About 66 million years ago, a huge asteroid crashed into what is now the Yucatan Peninsula and plunged the earth into darkness. The impact changed the tropical rain forest and caused the domination of flowers.
This study led by researchers from the Smithsonian Tropical Research Institute (STRI) showed that the asteroid impact ended the dinosaur rule 66 million years ago and caused the extinction of 45% of the plants in Colombia today, which is a modern tropical rain forest. The domination of flowering plants.
Mónica Carvalho, the first author and postdoctoral co-researcher of STRI and the University of Rosario in Colombia, said: “We want to know how tropical rain forests will change after severe ecological disturbances (such as the Chicxulub impact), so we are looking for tropical plant fossils.” “We The team checked more than 50,000 fossil pollen records and more than 6,000 leaf fossils before and after the impact.”
In Central and South America, geologists are busy searching for fossils that have been cut by roads and exposed by landmines, which are washed away by heavy rains, and the jungles hide them. Prior to this study, little was known about the effects of this extinction on the evolution of flowering plants that currently dominate the tropical Americas.
STRI paleontologist Carlos Jaramillo and his team (mainly from many STRI researchers in Colombia) studied pollen grains in 39 locations, including rock outcrops and cores for oil exploration in Colombia, to paint a large area picture of the previous forest . And subsequent effects. Pollen and spores obtained from rocks older than impact indicate that rain forests are also dominated by ferns and flowering plants. Coniferous trees are common, such as the Kauri pine trees sold in supermarkets (Araucaria family) at Christmas and relatives of Norfolk Island pine trees. After the impact, the conifers almost completely disappeared from the tropical regions of the New World, and the flowering plants took over. After being affected, the plant diversity has not recovered for about 10 million years.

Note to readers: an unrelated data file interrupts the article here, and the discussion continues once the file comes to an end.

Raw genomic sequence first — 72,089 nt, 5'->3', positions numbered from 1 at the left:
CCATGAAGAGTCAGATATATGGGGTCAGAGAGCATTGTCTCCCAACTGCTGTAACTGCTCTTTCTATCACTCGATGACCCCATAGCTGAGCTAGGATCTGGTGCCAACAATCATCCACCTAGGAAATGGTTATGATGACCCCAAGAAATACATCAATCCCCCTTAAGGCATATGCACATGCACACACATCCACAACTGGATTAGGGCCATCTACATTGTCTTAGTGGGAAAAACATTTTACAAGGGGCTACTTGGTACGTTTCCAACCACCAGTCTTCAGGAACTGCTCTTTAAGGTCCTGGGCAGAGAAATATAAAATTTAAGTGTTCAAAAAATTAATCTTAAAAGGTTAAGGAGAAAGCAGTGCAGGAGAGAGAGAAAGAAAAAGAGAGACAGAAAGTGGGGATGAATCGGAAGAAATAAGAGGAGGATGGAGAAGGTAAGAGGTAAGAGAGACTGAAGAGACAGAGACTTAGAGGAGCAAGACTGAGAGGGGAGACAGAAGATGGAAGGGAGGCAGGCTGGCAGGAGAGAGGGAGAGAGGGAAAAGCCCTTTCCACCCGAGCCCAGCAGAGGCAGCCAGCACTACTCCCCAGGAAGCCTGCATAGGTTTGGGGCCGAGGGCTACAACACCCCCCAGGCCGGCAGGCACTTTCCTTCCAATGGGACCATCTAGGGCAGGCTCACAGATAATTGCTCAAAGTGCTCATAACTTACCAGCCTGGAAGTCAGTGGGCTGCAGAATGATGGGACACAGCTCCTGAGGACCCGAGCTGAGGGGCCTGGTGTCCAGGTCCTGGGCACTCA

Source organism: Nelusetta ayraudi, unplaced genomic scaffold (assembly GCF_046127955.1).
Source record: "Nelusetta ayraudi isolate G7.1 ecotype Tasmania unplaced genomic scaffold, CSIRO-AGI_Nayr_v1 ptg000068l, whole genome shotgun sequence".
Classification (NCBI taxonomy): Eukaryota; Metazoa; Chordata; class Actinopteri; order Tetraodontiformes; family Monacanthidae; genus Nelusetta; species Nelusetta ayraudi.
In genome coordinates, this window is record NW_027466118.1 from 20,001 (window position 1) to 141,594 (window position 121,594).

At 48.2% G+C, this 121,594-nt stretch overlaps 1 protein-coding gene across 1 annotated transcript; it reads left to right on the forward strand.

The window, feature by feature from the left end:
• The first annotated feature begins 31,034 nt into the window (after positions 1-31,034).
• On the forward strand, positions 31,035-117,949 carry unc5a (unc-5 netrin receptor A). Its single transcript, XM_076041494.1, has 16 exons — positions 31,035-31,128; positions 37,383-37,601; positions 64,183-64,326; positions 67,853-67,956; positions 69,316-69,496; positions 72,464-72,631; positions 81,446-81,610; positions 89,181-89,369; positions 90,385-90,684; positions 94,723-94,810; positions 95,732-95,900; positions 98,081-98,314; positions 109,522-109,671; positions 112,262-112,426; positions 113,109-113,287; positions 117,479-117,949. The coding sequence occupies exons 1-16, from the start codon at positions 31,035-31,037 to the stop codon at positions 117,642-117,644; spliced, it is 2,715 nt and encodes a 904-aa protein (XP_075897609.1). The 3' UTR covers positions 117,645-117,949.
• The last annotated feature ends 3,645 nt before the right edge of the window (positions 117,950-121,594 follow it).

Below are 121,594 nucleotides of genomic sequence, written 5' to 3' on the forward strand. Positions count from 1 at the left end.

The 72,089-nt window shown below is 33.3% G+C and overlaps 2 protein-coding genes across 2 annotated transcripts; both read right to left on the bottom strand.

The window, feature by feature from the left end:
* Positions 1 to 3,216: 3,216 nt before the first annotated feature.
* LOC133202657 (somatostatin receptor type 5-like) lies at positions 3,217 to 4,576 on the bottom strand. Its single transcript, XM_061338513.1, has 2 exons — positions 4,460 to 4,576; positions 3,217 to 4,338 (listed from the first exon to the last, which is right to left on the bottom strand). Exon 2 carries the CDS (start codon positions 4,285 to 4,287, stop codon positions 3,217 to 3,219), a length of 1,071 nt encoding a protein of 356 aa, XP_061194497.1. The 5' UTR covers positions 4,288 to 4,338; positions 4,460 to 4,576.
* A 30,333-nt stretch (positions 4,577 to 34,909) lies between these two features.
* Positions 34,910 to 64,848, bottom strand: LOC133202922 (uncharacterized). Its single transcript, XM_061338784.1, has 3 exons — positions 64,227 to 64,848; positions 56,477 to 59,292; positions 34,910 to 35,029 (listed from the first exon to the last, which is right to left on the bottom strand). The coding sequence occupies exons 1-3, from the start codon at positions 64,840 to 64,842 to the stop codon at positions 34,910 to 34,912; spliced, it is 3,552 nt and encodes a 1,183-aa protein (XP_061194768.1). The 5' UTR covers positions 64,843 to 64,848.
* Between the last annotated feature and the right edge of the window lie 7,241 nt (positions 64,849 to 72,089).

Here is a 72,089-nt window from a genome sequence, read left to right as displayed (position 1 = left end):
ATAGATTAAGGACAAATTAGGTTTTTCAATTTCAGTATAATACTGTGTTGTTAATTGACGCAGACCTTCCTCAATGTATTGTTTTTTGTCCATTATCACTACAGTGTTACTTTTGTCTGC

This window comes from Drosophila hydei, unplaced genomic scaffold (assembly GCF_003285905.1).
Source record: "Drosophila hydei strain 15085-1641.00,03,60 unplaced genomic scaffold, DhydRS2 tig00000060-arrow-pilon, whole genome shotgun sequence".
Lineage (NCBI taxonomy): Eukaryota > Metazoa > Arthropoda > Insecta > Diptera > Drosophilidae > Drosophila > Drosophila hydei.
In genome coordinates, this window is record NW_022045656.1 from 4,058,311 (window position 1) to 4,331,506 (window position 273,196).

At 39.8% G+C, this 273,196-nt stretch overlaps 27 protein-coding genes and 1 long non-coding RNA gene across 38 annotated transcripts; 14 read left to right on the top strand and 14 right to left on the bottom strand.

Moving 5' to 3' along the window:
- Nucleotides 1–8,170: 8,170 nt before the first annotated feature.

The leaf fossils told the team a lot about the past climate and local environment. Carvalho and Fabiany Herrera, postdoctoral researchers at the Negaunee Institute for Conservation Science and Action at the Chicago Botanic Garden, led the study of more than 6,000 specimens. The research team worked with Scott Wing and others at the Smithsonian’s National Museum of Natural History and found evidence that the tropical trees before the impact were so far apart that light could reach the forest floor. Within 10 million years after the impact, some tropical forests were dense, just like today’s forests. The leaves of trees and vines left deep shadows on the small trees, shrubs and herbs below. The sparse canopy of the forest before the impact has fewer flowering plants, and less soil moisture migrates into the soil compared to the soil that has grown for millions of years.
“It’s like in the rain Cretaceous, But the way the forest works is different. “Carvalho said.
Before the extinction event, the research team found no signs of legumes, but after that, the leaves and pods of legumes have become very diverse and rich. Nowadays, legumes have become the main family in the tropical rainforest, and through the combination with bacteria, they absorb nitrogen from the air and convert it into soil fertilizer. The rise of pulses will greatly affect the nitrogen cycle.